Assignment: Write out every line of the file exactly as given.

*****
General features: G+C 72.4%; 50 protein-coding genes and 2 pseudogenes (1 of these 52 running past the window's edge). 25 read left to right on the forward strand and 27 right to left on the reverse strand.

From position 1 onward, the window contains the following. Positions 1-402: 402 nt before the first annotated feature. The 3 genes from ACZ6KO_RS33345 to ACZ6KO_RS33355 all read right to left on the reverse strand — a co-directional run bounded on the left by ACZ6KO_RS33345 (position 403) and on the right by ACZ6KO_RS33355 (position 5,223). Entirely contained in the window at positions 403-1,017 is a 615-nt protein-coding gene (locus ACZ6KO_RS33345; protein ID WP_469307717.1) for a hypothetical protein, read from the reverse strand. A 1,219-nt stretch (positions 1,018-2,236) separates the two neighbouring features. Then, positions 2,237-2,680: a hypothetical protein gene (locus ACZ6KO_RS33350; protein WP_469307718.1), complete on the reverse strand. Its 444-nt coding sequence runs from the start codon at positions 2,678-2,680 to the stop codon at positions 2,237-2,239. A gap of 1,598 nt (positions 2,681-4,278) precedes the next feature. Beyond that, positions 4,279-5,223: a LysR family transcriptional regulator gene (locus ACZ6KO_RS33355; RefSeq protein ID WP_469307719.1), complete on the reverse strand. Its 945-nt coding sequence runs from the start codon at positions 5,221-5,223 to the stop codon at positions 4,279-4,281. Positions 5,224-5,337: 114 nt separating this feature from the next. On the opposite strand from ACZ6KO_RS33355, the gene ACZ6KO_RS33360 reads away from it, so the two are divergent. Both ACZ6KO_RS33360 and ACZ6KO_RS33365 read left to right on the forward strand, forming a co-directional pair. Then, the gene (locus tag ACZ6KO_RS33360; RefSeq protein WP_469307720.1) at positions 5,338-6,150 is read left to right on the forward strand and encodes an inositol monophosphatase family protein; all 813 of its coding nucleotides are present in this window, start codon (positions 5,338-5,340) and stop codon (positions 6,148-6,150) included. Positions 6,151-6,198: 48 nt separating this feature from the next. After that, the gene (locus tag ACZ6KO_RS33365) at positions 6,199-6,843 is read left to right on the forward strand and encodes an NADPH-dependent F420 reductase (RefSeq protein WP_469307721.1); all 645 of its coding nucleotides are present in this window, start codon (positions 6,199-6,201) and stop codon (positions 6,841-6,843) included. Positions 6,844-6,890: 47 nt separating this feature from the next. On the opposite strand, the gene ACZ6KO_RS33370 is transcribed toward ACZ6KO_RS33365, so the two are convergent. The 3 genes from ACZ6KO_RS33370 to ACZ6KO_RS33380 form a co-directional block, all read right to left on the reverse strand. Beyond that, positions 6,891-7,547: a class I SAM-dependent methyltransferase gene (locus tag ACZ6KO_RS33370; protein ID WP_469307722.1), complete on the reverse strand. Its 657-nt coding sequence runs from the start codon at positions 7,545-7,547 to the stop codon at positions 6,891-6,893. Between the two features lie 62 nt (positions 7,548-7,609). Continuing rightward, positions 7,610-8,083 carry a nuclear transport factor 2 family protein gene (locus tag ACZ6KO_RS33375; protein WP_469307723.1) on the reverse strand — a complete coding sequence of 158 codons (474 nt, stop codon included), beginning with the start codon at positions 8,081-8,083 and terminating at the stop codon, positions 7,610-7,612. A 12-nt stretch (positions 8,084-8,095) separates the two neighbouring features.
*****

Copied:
General features: G+C 72.4%; 50 protein-coding genes and 2 pseudogenes (1 of these 52 running past the window's edge). 25 read left to right on the forward strand and 27 right to left on the reverse strand.

From position 1 onward, the window contains the following. Positions 1-402: 402 nt before the first annotated feature. The 3 genes from ACZ6KO_RS33345 to ACZ6KO_RS33355 all read right to left on the reverse strand — a co-directional run bounded on the left by ACZ6KO_RS33345 (position 403) and on the right by ACZ6KO_RS33355 (position 5,223). Entirely contained in the window at positions 403-1,017 is a 615-nt protein-coding gene (locus ACZ6KO_RS33345; protein ID WP_469307717.1) for a hypothetical protein, read from the reverse strand. A 1,219-nt stretch (positions 1,018-2,236) separates the two neighbouring features. Then, positions 2,237-2,680: a hypothetical protein gene (locus ACZ6KO_RS33350; protein WP_469307718.1), complete on the reverse strand. Its 444-nt coding sequence runs from the start codon at positions 2,678-2,680 to the stop codon at positions 2,237-2,239. A gap of 1,598 nt (positions 2,681-4,278) precedes the next feature. Beyond that, positions 4,279-5,223: a LysR family transcriptional regulator gene (locus ACZ6KO_RS33355; RefSeq protein ID WP_469307719.1), complete on the reverse strand. Its 945-nt coding sequence runs from the start codon at positions 5,221-5,223 to the stop codon at positions 4,279-4,281. Positions 5,224-5,337: 114 nt separating this feature from the next. On the opposite strand from ACZ6KO_RS33355, the gene ACZ6KO_RS33360 reads away from it, so the two are divergent. Both ACZ6KO_RS33360 and ACZ6KO_RS33365 read left to right on the forward strand, forming a co-directional pair. Then, the gene (locus tag ACZ6KO_RS33360; RefSeq protein WP_469307720.1) at positions 5,338-6,150 is read left to right on the forward strand and encodes an inositol monophosphatase family protein; all 813 of its coding nucleotides are present in this window, start codon (positions 5,338-5,340) and stop codon (positions 6,148-6,150) included. Positions 6,151-6,198: 48 nt separating this feature from the next. After that, the gene (locus tag ACZ6KO_RS33365) at positions 6,199-6,843 is read left to right on the forward strand and encodes an NADPH-dependent F420 reductase (RefSeq protein WP_469307721.1); all 645 of its coding nucleotides are present in this window, start codon (positions 6,199-6,201) and stop codon (positions 6,841-6,843) included. Positions 6,844-6,890: 47 nt separating this feature from the next. On the opposite strand, the gene ACZ6KO_RS33370 is transcribed toward ACZ6KO_RS33365, so the two are convergent. The 3 genes from ACZ6KO_RS33370 to ACZ6KO_RS33380 form a co-directional block, all read right to left on the reverse strand. Beyond that, positions 6,891-7,547: a class I SAM-dependent methyltransferase gene (locus tag ACZ6KO_RS33370; protein ID WP_469307722.1), complete on the reverse strand. Its 657-nt coding sequence runs from the start codon at positions 7,545-7,547 to the stop codon at positions 6,891-6,893. Between the two features lie 62 nt (positions 7,548-7,609). Continuing rightward, positions 7,610-8,083 carry a nuclear transport factor 2 family protein gene (locus tag ACZ6KO_RS33375; protein WP_469307723.1) on the reverse strand — a complete coding sequence of 158 codons (474 nt, stop codon included), beginning with the start codon at positions 8,081-8,083 and terminating at the stop codon, positions 7,610-7,612. A 12-nt stretch (positions 8,084-8,095) separates the two neighbouring features.